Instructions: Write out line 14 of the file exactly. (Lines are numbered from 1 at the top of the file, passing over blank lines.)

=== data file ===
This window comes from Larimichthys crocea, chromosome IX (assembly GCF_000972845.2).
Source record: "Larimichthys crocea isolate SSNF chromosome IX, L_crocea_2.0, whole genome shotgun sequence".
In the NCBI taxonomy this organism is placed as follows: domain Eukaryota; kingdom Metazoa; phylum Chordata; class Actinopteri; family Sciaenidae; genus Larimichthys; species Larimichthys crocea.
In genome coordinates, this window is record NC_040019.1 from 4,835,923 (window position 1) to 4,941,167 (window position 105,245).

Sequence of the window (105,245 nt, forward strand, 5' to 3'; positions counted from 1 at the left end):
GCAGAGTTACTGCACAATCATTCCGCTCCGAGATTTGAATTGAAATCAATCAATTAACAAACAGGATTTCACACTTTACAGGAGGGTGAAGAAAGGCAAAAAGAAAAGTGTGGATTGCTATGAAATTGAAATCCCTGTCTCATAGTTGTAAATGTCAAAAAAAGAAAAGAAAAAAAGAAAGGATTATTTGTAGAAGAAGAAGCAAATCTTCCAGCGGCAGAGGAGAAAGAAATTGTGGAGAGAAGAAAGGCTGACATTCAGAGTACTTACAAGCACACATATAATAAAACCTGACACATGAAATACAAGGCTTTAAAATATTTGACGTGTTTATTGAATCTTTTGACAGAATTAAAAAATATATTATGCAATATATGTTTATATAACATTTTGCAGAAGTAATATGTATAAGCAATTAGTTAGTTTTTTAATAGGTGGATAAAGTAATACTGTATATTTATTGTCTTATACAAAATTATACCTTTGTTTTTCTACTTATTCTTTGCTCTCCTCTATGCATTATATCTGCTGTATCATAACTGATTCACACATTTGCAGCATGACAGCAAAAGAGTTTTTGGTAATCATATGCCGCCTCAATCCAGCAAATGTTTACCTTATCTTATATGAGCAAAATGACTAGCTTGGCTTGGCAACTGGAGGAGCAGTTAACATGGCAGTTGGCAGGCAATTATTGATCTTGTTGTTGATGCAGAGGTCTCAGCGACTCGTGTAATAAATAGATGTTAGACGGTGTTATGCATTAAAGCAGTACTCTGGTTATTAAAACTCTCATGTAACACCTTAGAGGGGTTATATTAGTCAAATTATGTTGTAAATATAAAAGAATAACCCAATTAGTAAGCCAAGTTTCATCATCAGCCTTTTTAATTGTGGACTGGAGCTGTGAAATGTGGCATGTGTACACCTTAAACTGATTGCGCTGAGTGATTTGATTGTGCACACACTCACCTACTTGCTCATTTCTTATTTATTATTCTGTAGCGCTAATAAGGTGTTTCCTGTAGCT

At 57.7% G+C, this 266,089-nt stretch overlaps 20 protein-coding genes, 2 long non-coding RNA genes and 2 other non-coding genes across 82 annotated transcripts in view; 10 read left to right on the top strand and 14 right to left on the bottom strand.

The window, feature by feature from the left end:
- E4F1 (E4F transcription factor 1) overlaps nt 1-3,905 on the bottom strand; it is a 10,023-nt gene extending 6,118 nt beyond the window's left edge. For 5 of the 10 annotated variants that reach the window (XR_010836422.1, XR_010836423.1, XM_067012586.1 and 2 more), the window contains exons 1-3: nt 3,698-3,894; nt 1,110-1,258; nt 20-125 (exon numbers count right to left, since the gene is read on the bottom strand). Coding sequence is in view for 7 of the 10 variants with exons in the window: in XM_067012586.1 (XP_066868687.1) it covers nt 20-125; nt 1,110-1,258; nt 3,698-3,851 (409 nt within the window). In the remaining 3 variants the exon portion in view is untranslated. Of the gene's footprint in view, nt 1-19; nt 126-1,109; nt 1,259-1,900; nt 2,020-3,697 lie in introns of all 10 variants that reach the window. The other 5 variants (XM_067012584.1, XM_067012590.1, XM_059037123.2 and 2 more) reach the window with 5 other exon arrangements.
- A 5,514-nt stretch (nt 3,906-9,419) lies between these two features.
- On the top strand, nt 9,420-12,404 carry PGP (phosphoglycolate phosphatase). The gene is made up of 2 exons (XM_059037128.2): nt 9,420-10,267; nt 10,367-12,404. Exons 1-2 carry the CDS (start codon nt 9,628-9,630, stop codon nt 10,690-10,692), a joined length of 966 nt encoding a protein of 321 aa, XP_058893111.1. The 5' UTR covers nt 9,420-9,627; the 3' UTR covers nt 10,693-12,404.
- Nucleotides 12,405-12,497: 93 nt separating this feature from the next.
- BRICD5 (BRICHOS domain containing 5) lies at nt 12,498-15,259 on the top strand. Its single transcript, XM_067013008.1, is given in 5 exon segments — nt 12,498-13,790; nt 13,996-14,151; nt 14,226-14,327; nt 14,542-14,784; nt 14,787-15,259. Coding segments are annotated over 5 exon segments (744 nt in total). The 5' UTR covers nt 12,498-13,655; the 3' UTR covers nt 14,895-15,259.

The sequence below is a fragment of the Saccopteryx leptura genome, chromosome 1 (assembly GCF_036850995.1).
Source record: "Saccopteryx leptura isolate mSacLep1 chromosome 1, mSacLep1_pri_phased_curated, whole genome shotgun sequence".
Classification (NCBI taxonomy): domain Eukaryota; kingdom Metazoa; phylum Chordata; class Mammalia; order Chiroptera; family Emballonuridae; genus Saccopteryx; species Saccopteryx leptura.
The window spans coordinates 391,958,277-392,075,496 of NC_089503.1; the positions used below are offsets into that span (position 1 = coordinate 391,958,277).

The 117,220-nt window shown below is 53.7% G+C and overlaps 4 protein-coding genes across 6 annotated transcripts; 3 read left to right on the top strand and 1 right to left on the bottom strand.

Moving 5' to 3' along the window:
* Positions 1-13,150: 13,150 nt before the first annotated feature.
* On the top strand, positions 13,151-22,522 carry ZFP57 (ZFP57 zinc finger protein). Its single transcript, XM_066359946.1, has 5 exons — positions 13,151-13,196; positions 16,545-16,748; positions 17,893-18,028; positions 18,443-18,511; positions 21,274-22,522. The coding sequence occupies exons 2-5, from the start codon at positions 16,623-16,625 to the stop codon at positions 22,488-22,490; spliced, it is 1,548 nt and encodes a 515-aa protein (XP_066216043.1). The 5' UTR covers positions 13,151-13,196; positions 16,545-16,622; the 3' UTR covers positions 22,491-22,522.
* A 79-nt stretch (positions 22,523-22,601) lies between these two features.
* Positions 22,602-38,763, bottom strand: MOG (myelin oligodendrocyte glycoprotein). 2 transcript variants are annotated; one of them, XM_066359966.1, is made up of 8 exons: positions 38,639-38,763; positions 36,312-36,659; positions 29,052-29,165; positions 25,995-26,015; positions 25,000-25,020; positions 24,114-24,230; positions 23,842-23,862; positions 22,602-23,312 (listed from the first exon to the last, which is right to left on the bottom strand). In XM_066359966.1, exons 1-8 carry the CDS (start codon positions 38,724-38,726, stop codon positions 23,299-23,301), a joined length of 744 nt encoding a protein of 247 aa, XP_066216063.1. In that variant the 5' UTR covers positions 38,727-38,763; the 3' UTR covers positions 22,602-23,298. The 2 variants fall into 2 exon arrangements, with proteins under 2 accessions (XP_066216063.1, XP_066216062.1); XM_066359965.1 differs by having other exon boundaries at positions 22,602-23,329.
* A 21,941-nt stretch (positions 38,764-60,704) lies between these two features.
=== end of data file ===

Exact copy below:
The sequence below is a fragment of the Saccopteryx leptura genome, chromosome 1 (assembly GCF_036850995.1).